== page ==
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Life and Death in

The Song of Beowulf is one of the oldest English heroic epics. The author is unknown, the date of composition is uncertain for it includes religious elements both of Christian and heathen character. An Anglian poet in the vicinity of Northumbria probably composed it somewhere about 700 A.D. But the manuscript, and it is the only one that still survives, was written down in West Saxon, three hundred years later about year 1000. Hrothgar builds a great hall, Heorot, which is continually subjected to continuous nightly attacks from the monster Grendel who has killed Hrothgars thanes during 12 years. Finding out of the tragic position of the Danish king Beowulf comes across the sea with 14 fighters to give assistance. He fights unarmed with Grendel, who mortally wounded goes to his lair. For his great courage Hrothgar gifts Beowulf with gold. Over the night Grendels mother attacks the hall. She kills and carries off the atheling Aeshere, the kings beloved counsellor. Beowulf follows her into the mare and cuts off her head. Beowulf and his men return to their land where he gives Hygelac, Hrothgars gifts. After Hygalacs death Beowulf gets to the throne, where he reigns for 50 years. The end of his reign is darkened by the invasion of a dragon. Beowulf and 11 companions go out to meet it. All companions, except Wyglaf fly to a wood. He wounds the dragon, which Beowulf kills, with his last powers, though the monster set his teeth in Beowulfs neck, wound that caused the heros death. The body was burnt on a great funeral pyre and his ashes were buried together with the dragons treasure.

From the structural point of view the poem is divided into two great narrative themes: young Beowulfs fight against Grendel and the monsters mother, finished with Beowulfs victory; the latter, Beowulfs reign and his fight at the end of his life against the fire dragon, fight in which Beowulf finds his death even though he defeats the monster. The poem has its symmetric composition as it begins and ends with a funeral. It opens with a praise of the deeds of the Danes, Scyld Shefing who is now buried by his people. The fragment has four parts and there the qualities of the leader are celebrated. The readers attention is required by Attend! in the first line as a suggestion of the following events, calling the reader into the story. The introduction of the personal pronoun we renders the story an objective character, implies real witnesses. The life of the great leader did not have an easy life being subjected to the vicissitudes of destiny found in childhood, lacked clothing. But that hard life made him the good king he was, Yet he lived and prospered, / grew in strength and stature under the heavens. At the same time a boy child was afterwards born to Scyld, who shall grow and become a good king. He seems to be sent by God, and by this appears the Christian element in the poem, though associated with the name of Wyrd, the Germanic goddess representing faith a hope for the people, sent them by God. The authors voice is heard in the aphoristic statement describing the Anglo-Saxon moral code: For in youth an atheling should so use his virtue, / give with a free hand while in his fathers house, / that in old age, when enemies gather, / established friend shall stand by him/ and serve him gladly.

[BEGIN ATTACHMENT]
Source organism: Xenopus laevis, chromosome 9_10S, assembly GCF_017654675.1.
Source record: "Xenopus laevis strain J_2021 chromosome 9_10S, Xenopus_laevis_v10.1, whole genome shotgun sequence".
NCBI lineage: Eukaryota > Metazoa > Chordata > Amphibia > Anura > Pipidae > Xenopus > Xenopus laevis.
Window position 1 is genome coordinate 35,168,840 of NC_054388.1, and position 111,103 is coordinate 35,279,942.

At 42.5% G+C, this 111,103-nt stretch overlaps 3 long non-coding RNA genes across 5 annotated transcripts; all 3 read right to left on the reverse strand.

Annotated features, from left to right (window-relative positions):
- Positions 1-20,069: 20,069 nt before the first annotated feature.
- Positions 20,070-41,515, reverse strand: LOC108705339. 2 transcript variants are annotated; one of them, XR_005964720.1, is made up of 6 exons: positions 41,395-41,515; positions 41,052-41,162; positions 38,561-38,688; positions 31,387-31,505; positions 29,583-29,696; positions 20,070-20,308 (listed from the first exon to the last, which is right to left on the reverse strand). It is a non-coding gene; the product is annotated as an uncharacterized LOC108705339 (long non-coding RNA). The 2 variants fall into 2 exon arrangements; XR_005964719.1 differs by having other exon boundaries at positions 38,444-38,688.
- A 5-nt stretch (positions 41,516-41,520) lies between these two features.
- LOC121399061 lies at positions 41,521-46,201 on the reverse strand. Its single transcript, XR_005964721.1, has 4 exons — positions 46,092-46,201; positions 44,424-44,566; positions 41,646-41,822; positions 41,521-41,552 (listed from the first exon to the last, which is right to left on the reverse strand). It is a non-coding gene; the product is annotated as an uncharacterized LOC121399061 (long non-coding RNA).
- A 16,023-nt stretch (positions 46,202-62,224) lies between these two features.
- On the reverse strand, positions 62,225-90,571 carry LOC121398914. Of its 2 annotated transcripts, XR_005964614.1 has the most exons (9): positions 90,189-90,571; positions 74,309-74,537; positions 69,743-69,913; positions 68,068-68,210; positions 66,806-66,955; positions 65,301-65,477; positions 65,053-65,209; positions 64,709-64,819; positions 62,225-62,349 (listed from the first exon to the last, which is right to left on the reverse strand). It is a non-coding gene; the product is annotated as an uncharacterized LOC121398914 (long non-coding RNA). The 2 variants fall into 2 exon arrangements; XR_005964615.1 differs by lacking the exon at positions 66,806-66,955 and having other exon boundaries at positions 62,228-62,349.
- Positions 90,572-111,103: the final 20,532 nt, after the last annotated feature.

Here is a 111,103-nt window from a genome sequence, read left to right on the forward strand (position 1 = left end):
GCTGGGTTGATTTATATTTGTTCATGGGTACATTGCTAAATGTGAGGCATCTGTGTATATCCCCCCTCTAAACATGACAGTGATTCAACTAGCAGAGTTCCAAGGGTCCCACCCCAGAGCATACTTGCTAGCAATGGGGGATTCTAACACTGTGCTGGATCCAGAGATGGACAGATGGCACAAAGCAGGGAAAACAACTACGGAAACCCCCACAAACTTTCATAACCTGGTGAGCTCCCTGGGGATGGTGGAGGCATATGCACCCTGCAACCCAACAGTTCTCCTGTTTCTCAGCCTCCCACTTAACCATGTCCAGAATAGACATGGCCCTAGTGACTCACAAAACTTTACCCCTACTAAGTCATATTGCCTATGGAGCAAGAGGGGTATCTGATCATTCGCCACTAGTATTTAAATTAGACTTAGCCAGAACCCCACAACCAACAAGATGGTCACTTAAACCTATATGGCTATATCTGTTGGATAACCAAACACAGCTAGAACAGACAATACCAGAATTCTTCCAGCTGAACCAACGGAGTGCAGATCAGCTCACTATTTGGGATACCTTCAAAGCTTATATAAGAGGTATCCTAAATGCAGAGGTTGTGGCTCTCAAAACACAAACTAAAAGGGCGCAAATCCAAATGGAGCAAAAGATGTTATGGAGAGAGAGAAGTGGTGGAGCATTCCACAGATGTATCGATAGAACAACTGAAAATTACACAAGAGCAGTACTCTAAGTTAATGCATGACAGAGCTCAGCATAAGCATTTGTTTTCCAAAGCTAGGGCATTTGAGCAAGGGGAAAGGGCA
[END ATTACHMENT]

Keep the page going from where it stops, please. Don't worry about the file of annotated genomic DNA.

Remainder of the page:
The body of the great king is prepared for the endless trip onto the land of walkiries. He is buried on a ship full with gold and treasures, to celebrate and reward his life as their king, and let to flow on the sea, the burial place for the Anglo-Saxon leaders. As an end to this glorious beginning is the funeral of Beowulf, who, at the end of his reign fights over the dragon and loses his life in the battle. As opposed to the optimism of the thriving of the throne of Danes, the last canto of the poem is a pessimistic one. The death of Beowulf is the beginning of the evil days destined for the Geat people. The fragment opens with the preparations for the funeral pyre erected in honour of the great king. The whole atmosphere reflects tragedy and desperation in front of the uncertain future that awaits them. After having finished the great symbol of death, the warriors recited a dirge to declare their grief, / spoke of the man, mourned the King. In some aspects of literary composition and of literary material the beginning and the ending of this heroic epic poem have some common features, such as the main theme of death and funeral, the definite fragments with a definite subject, the authors voice reflected in the aphoristic passages. Both Scyld Shefing and Beowulfs funeral take place on the edge of the sea, as water is the symbol of the Germanic people, their way to the lands they conquered. The loss of their leaders is a tragic event in both moments. But the death of Scyld announces the birth of Beowulf, the future hope of the Danes, while the death of Beowulf foresees only troubles for the Geats. It states the beginning of the end of the Danish Royal House.

Luciana Ursu English-Romanian